Yesterday evening, I held Wyatt by the window as the first snowfall came in. It was adorable. He was slapping the window, gasping like a baby chimp. To him, this is a new world of crazy. To him, sparkling diamonds are descending from the sky, streams of flickers in the dark. To him, this is some kind of wonderland. To me, this is heartbreaking and awful.
There are a lot of different winters out there. Some are pleasant. My uncle, for instance, said that in DC they’ll get an onslaught of snow that will draw out all the neighborhood kids, boys and girls scurrying up hills and bombing down on trash can lids, having late night snowball fights and snow angels and snowmen, “and the best part,” he said, “it’s all gone the next day. It’s too warm for it to stay here.”
Not in Minnesota. Here, winter is not a come and go kind of gal. Here, winter is a vampire fresh out the coffin and she’s thirsty. Starved, for our sadness, stimulated, in our struggle, and she goes about playfully painting the world in bleakness, freezing our roads to black ice, stealing all the heat out the air, making us so cold that our cheeks are red with insulating blood, and its’ like she’s sucking the life right out of us. Except, she goes slow, decidedly slow.
I look out the window at the seemingly harmless flakes making Wyatt laugh, and I know she’s just limbering up.
For a thousand reasons, I hate winter, but the biggest is because when I was already depressed, she made it worse. She seemed to goad me along in the darkness, leading me lower and lower with her persuasive sense of tragedy. And what might’ve been manageable in summer, was an impossibility in winter, as she convinced me to wade in deep until I couldn’t touch the bottom.
And it’s all a bit surprising how much it is hitting me now. I’m in a fairly good place in life, healthy emotionally and set in a new job that I kind of love. The old problems that winter once exacerbated are resolved, and there is no deep cause for sad, but still… the effects, distant echoes of long ago pain, come roaring back with the cold winds, amassing like the snow outside my door, leaving me with no return address. No one to blame but the sky.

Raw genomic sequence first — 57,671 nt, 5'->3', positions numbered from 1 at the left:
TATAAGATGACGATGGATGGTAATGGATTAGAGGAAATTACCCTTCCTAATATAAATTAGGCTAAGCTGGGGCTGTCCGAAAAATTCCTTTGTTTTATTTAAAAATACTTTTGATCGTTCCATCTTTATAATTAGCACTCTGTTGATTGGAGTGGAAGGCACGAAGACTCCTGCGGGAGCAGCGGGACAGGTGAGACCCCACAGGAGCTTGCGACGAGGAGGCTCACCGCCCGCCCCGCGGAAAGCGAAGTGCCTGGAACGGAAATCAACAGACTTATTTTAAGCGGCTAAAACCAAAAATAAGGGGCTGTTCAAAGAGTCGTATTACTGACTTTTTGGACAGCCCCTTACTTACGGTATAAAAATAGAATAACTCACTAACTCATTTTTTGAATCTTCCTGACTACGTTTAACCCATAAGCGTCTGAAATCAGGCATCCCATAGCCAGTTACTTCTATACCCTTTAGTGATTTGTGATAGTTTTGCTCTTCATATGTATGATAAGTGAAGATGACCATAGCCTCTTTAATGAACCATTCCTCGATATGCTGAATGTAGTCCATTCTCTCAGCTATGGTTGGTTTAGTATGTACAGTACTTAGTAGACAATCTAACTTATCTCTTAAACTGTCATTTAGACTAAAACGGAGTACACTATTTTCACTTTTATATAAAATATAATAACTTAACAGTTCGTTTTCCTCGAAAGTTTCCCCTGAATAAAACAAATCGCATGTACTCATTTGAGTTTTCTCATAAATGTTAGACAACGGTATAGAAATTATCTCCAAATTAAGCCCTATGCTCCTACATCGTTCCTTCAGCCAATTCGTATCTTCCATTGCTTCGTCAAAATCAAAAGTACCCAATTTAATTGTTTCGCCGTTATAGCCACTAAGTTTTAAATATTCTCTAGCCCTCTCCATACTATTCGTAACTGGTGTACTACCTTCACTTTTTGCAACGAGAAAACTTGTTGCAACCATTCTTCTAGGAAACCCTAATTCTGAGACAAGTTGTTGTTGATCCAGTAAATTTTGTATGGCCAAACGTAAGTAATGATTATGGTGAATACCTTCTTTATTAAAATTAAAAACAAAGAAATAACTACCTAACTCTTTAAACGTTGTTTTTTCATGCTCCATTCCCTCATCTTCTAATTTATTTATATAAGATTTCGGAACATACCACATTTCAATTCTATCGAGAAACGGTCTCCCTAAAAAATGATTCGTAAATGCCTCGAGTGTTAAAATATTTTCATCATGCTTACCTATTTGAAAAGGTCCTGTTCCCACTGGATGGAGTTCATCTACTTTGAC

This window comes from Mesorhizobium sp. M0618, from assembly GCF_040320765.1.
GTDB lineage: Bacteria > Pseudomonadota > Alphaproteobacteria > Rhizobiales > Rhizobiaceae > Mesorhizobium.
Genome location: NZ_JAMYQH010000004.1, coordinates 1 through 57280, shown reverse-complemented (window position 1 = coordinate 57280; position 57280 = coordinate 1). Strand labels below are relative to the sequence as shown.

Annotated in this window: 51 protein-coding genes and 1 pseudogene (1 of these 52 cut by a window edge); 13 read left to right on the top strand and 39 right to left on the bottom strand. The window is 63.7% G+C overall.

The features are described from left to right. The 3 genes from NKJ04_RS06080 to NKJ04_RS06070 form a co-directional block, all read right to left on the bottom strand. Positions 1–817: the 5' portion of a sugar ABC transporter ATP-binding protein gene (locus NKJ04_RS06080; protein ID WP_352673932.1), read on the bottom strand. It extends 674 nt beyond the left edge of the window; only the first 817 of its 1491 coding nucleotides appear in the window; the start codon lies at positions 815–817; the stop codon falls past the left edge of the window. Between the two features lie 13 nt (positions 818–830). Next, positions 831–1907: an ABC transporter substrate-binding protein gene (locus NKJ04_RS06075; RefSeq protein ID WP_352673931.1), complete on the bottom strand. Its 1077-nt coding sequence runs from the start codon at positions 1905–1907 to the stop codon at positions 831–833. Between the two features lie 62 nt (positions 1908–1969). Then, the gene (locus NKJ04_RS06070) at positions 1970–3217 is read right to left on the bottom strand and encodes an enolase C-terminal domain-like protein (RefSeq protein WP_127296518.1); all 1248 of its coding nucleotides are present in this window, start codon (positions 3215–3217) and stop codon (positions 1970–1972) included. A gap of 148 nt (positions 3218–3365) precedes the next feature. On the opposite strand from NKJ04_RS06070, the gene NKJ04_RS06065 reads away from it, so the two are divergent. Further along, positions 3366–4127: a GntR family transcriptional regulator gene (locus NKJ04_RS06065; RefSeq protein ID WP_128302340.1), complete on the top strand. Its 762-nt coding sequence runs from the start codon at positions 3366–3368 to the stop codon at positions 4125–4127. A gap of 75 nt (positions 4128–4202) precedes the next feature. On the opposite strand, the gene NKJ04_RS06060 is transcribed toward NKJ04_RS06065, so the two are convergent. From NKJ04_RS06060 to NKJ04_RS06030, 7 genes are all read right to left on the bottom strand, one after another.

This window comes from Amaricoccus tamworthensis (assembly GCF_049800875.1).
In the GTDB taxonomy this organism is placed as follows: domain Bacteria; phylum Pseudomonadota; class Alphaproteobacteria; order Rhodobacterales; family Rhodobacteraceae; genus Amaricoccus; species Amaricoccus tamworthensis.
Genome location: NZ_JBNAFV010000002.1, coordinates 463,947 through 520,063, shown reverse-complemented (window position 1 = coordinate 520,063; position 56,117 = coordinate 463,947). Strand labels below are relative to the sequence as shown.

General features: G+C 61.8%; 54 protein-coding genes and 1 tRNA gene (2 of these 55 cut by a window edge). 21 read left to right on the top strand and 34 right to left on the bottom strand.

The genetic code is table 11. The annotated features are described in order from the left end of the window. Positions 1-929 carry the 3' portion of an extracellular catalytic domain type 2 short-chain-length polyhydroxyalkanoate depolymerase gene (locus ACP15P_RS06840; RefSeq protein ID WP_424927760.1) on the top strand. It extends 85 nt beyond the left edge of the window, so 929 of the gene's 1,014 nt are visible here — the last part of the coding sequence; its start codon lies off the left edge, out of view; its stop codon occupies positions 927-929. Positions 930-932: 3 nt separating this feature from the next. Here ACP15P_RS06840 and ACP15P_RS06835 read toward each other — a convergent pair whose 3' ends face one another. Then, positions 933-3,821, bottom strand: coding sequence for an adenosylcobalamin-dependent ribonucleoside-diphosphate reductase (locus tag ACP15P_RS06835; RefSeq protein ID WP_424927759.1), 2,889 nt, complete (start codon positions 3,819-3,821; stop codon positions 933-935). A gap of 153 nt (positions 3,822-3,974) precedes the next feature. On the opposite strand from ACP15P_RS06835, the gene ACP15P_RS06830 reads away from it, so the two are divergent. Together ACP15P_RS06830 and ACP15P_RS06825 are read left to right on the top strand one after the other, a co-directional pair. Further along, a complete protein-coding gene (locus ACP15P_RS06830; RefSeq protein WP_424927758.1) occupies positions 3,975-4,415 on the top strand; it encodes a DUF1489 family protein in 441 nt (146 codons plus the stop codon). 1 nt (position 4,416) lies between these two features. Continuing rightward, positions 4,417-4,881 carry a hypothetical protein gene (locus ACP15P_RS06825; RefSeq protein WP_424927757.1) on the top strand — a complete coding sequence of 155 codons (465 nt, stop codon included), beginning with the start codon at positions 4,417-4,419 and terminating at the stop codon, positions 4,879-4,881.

Just the other day, I worked with one six year old that turned out to be more horrifying than any angry teenager I’ve known. In a locked room along with another teacher, we let him unhinge: flipping tables, throwing chairs at the wall, sniping pencils at us like we were dartboards.
I said, are you done? He replied, fuck off, bitch.
Six years old.
At one point, exhausted, I got down on a knee, gently put my hands on his shoulders to say something, but before I could he spit on me. I searched his face in disbelief, looking for some regret or fear in this little man, but all I saw was resolute eyes. So cold and severe for a six year old.
After ten more minutes of kicking and screaming, I heard my tired companion, his teacher, mutter a question that should have been blaring through my mind from the start. Who taught you this?
I am very cold in Minnesota, but I am not the only one. Instead of throwing my head beneath the pillow, drawing the blinds, ignoring everything around me, I need to spend some time being aware of this. I need to rise up, seek out, snatch rocks into my hands and slam them and slam them and slam them until some sparks of hope alleviate the weight of this season.
I need to be the first person to a kid who has never thought of humans as people with hearts and feelings and dignity. I really need to get to my email inbox, it’s stacked through the roof and daunting when I approach it, effectively making me see blessings of people wanting to connect as burdens. I need to see that this whole Seasonal Affective Disorder is a bit of a self-fulfilling prophecy, in that we wall off the dark winter to keep away the sad, but we also wall off everyone else. Leaving us completely alone. And sad.
And that’s exactly what winter wants. To steal my joy, peace and health while I think I am escaping her wrath. While I think I have hid from her, the unspoken truth is, I’ve been playing into her game all along.
Winter is the calculating maniac taking us all down a notch. Be it the season of the year of the season of the soul. It is the laughing face peering down on your brokenness. It is the bully that meets you as soon as you step out the door. Winter is wearing away at all of us, none more or less than the other.
But maybe, if I stop seeing her closing in around me, stop believing in the strength of cold, I could smash this glass, wave a torch in the dark, be the glow at the end for fellow sojourners steeling themselves for this abominable eternity. Hoping that this time, it might not be so damn much. This time, it might be some kind of miracle.